From 28 July 2014, the commencement of provisions of the Immigration Act 2014 gives the Secretary of State new powers of certification that will oust “in-country” rights of appeal for foreign criminals. She may do so in any case where she thinks removal would be consistent with the Human Rights Act 1998 and in particular where there is no real risk of serious irreversible harm faced by the deportee (section 94B of the amended Nationality Immigration and Asylum Act 2002).
Kent Law Clinic has published a new report, How Children Become Failed Asylum Seekers, which needs to be read by anyone representing children in asylum cases. Taking the files of 25 “failed asylum seekers” who had arrived in Kent as children, they reviewed the decision making process of the Home Office, the legal representation and the Tribunal’s consideration of any appeal in each case, as well as seeking to identify any further legal action which could be taken.
The research team found that the majority of the young people had been refused on credibility or plausibility grounds, but that many of those findings arose out of processes which have now been disallowed. Continue Reading…
The most devastating aspect of the Immigration Act 2014 (“2014 Act”) is the brutal scything of appeal rights. The Government has triumphantly declared that it has reduced the number of appeal rights from 17 (the number of immigration decisions in s.82 NIAA 2002 as it stands, plus s.83 & 83A appeal rights) to just three. Continue Reading…
This post is a brief summary of the removals and nationality provisions of the Immigration Act 2014, and is accompanied by an audio extract from a seminar given by Colin Yeo, Sadat Sayeed, Mark Symes and I at Garden Court Chambers on 13 August 2014, at which I spoke on these subjects. Colin posted his segment of the seminar here, and the final two segments will follow in due course. Continue Reading…
The phased withdrawal of US forces has not led to a return to generalised sectarian conflict and indeed appears to have resulted in a significant annualised drop in the number of security incidents … the most likely development is that the levels of violence will either continue to reduce or remain at around the same level as in 2010, 2011 and the first 9 months of 2012.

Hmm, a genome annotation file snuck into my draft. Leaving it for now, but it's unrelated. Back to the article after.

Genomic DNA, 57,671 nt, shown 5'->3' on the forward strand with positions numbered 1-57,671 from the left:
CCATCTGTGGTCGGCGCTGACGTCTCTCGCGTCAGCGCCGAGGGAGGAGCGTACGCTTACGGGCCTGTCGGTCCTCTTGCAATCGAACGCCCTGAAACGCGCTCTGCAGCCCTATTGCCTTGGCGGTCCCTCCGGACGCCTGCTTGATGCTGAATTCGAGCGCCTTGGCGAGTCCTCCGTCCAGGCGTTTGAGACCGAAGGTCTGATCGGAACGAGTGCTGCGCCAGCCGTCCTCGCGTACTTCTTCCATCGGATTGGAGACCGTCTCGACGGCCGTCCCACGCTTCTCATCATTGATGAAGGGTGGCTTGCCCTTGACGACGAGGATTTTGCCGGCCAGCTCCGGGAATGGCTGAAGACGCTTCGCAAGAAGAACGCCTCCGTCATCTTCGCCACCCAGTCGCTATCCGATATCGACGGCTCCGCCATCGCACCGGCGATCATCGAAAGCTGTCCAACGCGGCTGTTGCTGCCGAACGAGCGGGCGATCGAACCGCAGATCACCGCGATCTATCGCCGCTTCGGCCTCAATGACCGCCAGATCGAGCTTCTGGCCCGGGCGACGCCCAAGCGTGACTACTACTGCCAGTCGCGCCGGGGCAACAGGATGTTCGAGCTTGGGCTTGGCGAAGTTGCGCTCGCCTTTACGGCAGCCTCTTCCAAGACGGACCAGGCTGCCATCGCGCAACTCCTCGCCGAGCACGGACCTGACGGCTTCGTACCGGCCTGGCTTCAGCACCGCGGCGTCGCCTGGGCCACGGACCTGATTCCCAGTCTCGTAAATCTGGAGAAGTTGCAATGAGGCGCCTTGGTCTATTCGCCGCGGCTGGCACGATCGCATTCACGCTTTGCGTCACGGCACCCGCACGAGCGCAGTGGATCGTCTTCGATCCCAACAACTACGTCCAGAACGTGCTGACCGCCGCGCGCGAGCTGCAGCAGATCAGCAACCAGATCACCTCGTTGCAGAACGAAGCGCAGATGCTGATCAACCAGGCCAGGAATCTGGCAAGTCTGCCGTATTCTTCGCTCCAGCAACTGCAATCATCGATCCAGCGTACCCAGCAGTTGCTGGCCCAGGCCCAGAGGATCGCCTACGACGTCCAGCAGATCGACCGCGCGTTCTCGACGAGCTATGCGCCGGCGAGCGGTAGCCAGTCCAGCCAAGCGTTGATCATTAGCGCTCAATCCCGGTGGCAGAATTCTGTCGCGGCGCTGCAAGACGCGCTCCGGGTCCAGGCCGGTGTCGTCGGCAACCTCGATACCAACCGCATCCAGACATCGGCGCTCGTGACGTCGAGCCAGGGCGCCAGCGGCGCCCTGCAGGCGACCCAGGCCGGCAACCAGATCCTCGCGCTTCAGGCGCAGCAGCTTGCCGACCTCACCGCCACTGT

The Immigration Act 2014 requires judges to take into account certain public interest considerations when deciding immigration cases. Little weight is to be attached to x, the politicians tell the judges through the medium of the legislation, and in y situation there is no public interest in removal. More specifically, judges are instructed that there is less public interest in removing wealthy English speakers than poor Urdu speakers.
Human rights pervade modern law and have a profound impact in crime, family, mental health, environmental and many other areas of law. It is only in immigration law that politicians have sought directly to influence the thinking of judges, though. There is no primary legislation telling judges to sentence more leniently where a convicted criminal speaks English or has lots of money, for example, or telling judges that fathers with certain characteristics have stronger rights to see their children than other sorts of fathers.
Late last month the primary legislation concerned came into full effect. How does it work, and will it achieve its purported objectives? This is a detailed blog post examining the provisions and it is accompanied by an audio extract from a seminar last night at Garden Court Chambers at which I spoke on this subject (if you listen to podcasts on your mobile phone, you can subscribe for free via iTunes here, Stitcher here or point your podcast player to podcast feed for Free Movement). Other extracts from the seminar by Bijan Hoshi, Sadat Sayeed and Mark Symes will follow in upcoming blog posts.
The case of Ahmed and Another (PBS: admissible evidence)  UKUT 365 (IAC) concerns the ‘genuineness’ test that was introduced for entrepreneur applications as the final death knell for the original concept of the Points Based System as a tool for objective decision making. On appeal, the tribunal holds that s.85A of the Nationality, Immigration and Asylum Act 2002 prevents a judge from considering evidence that was not submitted with the original application to the Home Office because the genuineness test relates to the award of points under the Points Based System.
This conclusion is itself questionable as the Home Office itself seems to consider that the genuineness part of the rules is ‘non points based’ and therefore exempt from s.85A. Perhaps more importantly, though, the tribunal seems blissfully unaware in this decision of how the genuineness test operates in practice.